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The Charlotte Observer

From Wikipedia, the free encyclopedia

The Charlotte Observer
The Charlotte Observer
CharlotteObserverTuesday6-16 0000.png
The June 16, 2009 front page of
The Charlotte Observer
TypeDaily newspaper
FormatBroadsheet
Owner(s)The McClatchy Company[1]
PublisherRodney Mahone
EditorSherry Chisenhall
Founded1886
LanguageEnglish
Headquarters550 South Caldwell Street
Charlotte, North Carolina 28202  United States
Circulation
  • Daily Print: 75,329
  • Sunday Print: 108,372
  • Online
  • Avg. Mo. Unique Visitors: 4,078,000
  • Avg. Mo. Page Views: 25,716,000
  • 2018[2]
ISSN2331-7221
OCLC number9554626 
WebsiteCharlotteObserver.com

The Charlotte Observer is an American English language newspaper serving Charlotte, North Carolina and its metro area. The Observer was founded in 1886. As of 2020, it has the second largest circulation of any newspaper in the Carolinas.[3] It is owned by The McClatchy Company.[4]

Overview

The Observer primarily serves Charlotte and Mecklenburg County and the surrounding counties of Iredell, Cabarrus, Union, Lancaster, York, Gaston, Catawba, and Lincoln. Home delivery service in outlying counties has declined in recent years, with delivery times growing later as the paper has outsourced circulation services outside the primary Charlotte area.

Circulation at The Charlotte Observer has been declining for many years. The period of May 2011 showed that Charlotte Observer circulation totaled 155,497 daily and 212,318 Sunday. 2017 Print Circulation Daily: 69,987 and Sunday: 106,434.[5][6]

The newspaper has an online presence[7] and its staff also oversees a NASCAR news website,[8] and a corresponding syndicated feature, That's Racin'. The paper's television partner is WBTV.

The Observer offices also include editors and designers that makeup the McClatchy NewsDesk-East, which is responsible for the production of The Charlotte Observer and McClatchy newspapers from across the region.

From 1927 to 2016, The Charlotte Observer was headquartered at 600 South Tryon Street. The facility included editorial offices, management offices, advertising offices, production, plus a large printing facility with a tunnel and underground railway system to feed paper to the presses. In 2016, the editorial offices moved to the NASCAR building on South Caldwell Street. The old facility was demolished and redeveloped into office space.[9]

History

The paper was founded in 1886 as the Charlotte Chronicle. The Chronicle was sold to Joseph Caldwell in 1892, and began appearing as the Charlotte Daily Observer on March 13, 1982.[10] It was purchased by Knight Newspapers in 1955. Knight merged with Ridder Publications to form Knight Ridder in 1974.[11] The Observer eventually became the fourth-largest newspaper in the Knight Ridder chain (behind The Philadelphia Inquirer and Daily News, Detroit Free Press and Miami Herald). In 1959, The Observer purchased The Charlotte News, Charlotte's afternoon newspaper. All operations were merged except editorial content, which was fused in 1983. The Observer ended circulation of the afternoon News in 1985.

McClatchy purchased most of Knight Ridder's newspapers, including The Observer, in 2006. This made The Observer a sister publication of the state's largest paper, The News and Observer of Raleigh; and of The Herald of Rock Hill, the primary newspaper for the South Carolina side of the metro area. As of spring 2008, it is the fifth-largest newspaper in the McClatchy chain (behind The Kansas City Star, Miami Herald, Sacramento Bee and Fort Worth Star-Telegram). McClatchy's share value has been in decline since the purchase. The stock has lost over 95% of its value, far worse than many remaining newspaper companies.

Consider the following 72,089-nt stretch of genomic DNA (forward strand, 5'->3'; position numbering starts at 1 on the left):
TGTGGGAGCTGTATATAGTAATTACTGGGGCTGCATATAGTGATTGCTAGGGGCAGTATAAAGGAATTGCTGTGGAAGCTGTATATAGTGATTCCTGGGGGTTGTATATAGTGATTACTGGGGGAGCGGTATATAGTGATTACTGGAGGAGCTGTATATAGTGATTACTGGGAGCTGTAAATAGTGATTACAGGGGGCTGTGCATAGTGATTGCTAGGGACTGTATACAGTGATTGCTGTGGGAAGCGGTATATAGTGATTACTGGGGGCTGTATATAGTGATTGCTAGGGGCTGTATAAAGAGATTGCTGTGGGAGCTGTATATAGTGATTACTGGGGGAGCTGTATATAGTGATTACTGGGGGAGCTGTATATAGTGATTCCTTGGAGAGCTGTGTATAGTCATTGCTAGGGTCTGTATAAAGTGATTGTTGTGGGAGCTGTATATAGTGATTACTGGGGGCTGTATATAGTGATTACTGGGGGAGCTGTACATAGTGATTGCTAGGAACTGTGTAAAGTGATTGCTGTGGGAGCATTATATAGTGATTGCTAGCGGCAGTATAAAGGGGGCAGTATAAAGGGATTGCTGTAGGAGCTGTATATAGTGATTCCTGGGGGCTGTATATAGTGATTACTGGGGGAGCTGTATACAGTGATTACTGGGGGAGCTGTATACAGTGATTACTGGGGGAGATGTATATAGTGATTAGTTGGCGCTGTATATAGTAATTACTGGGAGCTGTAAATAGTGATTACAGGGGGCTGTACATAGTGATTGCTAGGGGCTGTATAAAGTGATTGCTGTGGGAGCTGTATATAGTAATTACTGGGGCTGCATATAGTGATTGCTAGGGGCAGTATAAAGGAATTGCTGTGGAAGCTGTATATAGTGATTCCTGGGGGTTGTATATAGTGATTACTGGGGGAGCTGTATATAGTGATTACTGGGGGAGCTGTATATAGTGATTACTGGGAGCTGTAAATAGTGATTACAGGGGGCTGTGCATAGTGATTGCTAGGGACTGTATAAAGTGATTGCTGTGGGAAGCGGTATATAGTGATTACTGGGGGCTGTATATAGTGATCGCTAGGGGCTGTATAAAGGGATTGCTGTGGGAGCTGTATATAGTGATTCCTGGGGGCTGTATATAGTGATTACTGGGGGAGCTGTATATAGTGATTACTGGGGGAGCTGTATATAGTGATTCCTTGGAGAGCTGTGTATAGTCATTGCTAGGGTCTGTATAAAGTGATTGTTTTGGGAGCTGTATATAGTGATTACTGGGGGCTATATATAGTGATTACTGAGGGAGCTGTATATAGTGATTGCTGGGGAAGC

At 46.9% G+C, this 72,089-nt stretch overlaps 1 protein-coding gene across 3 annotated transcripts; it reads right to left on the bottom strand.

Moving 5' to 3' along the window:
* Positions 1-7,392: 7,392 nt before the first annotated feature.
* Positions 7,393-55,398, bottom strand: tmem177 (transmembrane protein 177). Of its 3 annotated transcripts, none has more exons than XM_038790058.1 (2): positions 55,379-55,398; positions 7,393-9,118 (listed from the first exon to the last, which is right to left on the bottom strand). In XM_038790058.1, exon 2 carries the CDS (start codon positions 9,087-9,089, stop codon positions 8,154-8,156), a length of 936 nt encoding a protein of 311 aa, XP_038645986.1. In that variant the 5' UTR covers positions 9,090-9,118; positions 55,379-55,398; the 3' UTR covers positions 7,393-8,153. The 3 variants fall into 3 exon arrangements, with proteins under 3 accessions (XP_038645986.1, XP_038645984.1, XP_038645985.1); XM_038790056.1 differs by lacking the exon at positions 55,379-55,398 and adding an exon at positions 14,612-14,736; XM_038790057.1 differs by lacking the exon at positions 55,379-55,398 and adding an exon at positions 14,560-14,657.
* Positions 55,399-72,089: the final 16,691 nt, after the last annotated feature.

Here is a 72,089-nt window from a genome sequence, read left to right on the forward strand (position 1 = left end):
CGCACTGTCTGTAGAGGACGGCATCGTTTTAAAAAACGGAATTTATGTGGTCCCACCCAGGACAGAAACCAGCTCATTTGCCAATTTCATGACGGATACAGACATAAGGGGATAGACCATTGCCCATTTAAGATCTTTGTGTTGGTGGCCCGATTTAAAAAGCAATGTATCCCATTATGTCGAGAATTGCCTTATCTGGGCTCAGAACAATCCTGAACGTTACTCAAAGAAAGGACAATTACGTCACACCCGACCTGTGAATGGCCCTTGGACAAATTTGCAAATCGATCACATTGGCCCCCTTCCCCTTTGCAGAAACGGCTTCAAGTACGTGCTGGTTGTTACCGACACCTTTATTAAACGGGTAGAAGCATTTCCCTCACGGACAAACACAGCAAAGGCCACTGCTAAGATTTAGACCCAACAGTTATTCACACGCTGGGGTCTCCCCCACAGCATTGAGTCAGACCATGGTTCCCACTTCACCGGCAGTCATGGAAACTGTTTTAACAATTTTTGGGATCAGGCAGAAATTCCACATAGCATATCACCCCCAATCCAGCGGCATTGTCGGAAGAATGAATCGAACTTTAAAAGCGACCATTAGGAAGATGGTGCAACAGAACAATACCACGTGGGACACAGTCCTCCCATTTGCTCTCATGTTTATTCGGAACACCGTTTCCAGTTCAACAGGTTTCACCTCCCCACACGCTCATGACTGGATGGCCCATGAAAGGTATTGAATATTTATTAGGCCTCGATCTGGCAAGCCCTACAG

On March 7, 2020, the Observer made the Saturday edition digital only.[12]

Pulitzer Prizes

The Charlotte Observer headquarters (former)
The Charlotte Observer headquarters (former)

The Charlotte Observer has won five Pulitzer Prizes:

Prices

To date, the Charlotte Observer prices are: daily, $2 and Sunday/Thanksgiving Day, $3. Price is higher outside Mecklenburg & adjacent counties/states. As of 2020, an annual digital subscription is $15.99 per month.[13]

See also

References

  1. ^ "Our Markets". Sacramento, California: McClatchy Company. Retrieved March 26, 2017.
  2. ^ "The Charlotte Observer". McClatchy. Retrieved January 13, 2020.
  3. ^ "Alliance for Audited Media (NC Newspapers)". Alliance for Audited Media. 2019-09-01. Retrieved 2020-01-17.
  4. ^ "Member Directory". North Carolina Press Association. Archived from the original on March 20, 2017. Retrieved March 20, 2017.
  5. ^ "The Charlotte Observer". mcclatchy.com. Retrieved January 13, 2020.
  6. ^ "Total Circ for US Newspapers". Alliance for Audited Media. March 31, 2013. Archived from the original on March 6, 2013. Retrieved June 30, 2013.
  7. ^ "Breaking News, Sports, Weather & More, The Charlotte Observer". charlotteobserver.com. Retrieved January 13, 2020.
  8. ^ "ThatsRacin". thatsracin.com.
  9. ^ "Biz Columns Blogs". Charlotte Observer.
  10. ^ "NCpedia".
  11. ^ Claiborne, Jack (1986). The Charlotte Observer. The University of North Carolina Press. pp. 251-277. ISBN 0-8078-1712-0.
  12. ^ Chisenhall, Sherry (March 1, 2020). "Local Observer moves to digital Saturdays, with expanded Friday, Sunday print editions". The Charlotte Observer. Retrieved April 12, 2020.
  13. ^ "Charlotte Observer subscriptions". Charlotte Observer.com. Retrieved January 23, 2020.

External links

Media related to The Charlotte Observer at Wikimedia Commons

This page was last edited on 18 January 2021, at 11:09
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